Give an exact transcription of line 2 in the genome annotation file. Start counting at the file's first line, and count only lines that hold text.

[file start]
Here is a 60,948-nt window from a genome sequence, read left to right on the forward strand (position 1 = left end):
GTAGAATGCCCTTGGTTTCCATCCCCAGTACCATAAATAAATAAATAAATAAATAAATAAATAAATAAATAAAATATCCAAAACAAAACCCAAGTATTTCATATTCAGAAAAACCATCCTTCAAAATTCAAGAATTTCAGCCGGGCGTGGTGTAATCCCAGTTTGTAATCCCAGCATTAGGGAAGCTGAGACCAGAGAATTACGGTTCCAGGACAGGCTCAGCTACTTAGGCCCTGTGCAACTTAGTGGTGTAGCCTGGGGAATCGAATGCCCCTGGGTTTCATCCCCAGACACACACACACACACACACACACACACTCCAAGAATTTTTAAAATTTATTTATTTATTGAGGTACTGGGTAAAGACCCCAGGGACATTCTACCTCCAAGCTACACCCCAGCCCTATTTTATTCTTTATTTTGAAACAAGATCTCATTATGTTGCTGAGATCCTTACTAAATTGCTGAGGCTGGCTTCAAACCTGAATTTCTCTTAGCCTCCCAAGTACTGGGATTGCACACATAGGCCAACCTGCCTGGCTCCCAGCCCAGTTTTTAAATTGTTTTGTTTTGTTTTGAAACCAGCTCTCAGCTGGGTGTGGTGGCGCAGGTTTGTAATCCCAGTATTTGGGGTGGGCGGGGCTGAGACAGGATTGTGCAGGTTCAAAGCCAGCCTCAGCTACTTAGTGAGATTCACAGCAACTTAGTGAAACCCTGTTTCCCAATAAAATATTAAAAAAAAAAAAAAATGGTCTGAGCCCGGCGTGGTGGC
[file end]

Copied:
GTAGAATGCCCTTGGTTTCCATCCCCAGTACCATAAATAAATAAATAAATAAATAAATAAATAAATAAATAAAATATCCAAAACAAAACCCAAGTATTTCATATTCAGAAAAACCATCCTTCAAAATTCAAGAATTTCAGCCGGGCGTGGTGTAATCCCAGTTTGTAATCCCAGCATTAGGGAAGCTGAGACCAGAGAATTACGGTTCCAGGACAGGCTCAGCTACTTAGGCCCTGTGCAACTTAGTGGTGTAGCCTGGGGAATCGAATGCCCCTGGGTTTCATCCCCAGACACACACACACACACACACACACACACTCCAAGAATTTTTAAAATTTATTTATTTATTGAGGTACTGGGTAAAGACCCCAGGGACATTCTACCTCCAAGCTACACCCCAGCCCTATTTTATTCTTTATTTTGAAACAAGATCTCATTATGTTGCTGAGATCCTTACTAAATTGCTGAGGCTGGCTTCAAACCTGAATTTCTCTTAGCCTCCCAAGTACTGGGATTGCACACATAGGCCAACCTGCCTGGCTCCCAGCCCAGTTTTTAAATTGTTTTGTTTTGTTTTGAAACCAGCTCTCAGCTGGGTGTGGTGGCGCAGGTTTGTAATCCCAGTATTTGGGGTGGGCGGGGCTGAGACAGGATTGTGCAGGTTCAAAGCCAGCCTCAGCTACTTAGTGAGATTCACAGCAACTTAGTGAAACCCTGTTTCCCAATAAAATATTAAAAAAAAAAAAAAATGGTCTGAGCCCGGCGTGGTGGC